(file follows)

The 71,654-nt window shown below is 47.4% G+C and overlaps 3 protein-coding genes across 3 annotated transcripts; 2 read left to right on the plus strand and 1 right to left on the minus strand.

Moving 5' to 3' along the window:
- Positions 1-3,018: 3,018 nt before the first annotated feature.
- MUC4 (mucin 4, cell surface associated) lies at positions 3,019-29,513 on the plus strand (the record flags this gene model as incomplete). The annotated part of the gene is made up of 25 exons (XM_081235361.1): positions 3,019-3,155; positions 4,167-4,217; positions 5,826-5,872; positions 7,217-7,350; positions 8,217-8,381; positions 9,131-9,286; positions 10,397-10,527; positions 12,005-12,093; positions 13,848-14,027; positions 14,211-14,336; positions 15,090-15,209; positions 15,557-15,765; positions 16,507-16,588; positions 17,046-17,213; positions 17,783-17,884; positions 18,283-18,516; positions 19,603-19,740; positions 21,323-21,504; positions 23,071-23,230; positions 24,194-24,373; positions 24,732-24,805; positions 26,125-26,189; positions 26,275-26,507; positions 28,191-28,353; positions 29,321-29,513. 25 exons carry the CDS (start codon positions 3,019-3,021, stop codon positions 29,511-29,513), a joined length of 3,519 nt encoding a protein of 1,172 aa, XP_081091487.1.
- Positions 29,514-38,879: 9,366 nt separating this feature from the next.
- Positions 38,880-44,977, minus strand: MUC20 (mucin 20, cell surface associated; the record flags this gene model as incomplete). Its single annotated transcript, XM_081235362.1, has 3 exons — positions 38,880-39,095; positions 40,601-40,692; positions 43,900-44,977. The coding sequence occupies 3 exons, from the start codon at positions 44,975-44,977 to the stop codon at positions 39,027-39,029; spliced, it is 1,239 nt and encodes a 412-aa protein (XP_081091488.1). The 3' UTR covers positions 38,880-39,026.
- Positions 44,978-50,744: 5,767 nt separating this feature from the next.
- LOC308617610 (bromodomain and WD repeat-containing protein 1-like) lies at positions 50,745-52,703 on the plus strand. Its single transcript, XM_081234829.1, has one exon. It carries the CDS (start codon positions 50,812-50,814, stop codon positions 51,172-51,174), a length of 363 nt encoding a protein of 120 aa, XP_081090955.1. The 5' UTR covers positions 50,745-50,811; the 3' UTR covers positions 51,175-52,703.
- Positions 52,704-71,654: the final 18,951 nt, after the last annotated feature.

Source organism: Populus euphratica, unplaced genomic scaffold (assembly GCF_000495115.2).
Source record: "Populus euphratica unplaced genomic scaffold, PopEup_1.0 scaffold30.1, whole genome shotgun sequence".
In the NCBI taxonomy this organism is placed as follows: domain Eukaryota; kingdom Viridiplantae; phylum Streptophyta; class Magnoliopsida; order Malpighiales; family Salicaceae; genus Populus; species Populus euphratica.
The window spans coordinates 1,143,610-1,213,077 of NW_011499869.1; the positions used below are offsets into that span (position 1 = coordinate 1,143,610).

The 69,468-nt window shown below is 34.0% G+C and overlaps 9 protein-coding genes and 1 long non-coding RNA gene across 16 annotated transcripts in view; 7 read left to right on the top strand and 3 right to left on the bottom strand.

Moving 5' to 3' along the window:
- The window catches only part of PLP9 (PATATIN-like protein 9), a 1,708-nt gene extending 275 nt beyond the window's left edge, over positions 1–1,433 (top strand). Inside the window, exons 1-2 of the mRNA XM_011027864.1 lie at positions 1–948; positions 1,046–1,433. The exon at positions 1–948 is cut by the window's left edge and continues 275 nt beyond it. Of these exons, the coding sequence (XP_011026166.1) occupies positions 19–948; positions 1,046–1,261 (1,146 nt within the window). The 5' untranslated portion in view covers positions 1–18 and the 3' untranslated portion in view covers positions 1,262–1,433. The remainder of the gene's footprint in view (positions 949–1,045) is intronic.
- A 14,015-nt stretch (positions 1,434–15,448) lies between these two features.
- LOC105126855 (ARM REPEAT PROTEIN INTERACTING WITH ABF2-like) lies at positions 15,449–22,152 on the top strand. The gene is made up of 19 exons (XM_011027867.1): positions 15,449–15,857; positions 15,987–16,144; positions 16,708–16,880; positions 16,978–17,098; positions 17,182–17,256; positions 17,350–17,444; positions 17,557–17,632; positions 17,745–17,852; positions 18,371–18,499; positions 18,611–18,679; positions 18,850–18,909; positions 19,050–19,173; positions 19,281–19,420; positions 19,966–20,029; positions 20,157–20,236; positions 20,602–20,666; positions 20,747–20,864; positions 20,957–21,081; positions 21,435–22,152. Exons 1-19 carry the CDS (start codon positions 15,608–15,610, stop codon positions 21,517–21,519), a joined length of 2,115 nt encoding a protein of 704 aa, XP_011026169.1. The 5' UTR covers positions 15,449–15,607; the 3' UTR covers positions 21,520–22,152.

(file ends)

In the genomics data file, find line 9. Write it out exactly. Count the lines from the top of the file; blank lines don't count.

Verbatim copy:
- Positions 52,704-71,654: the final 18,951 nt, after the last annotated feature.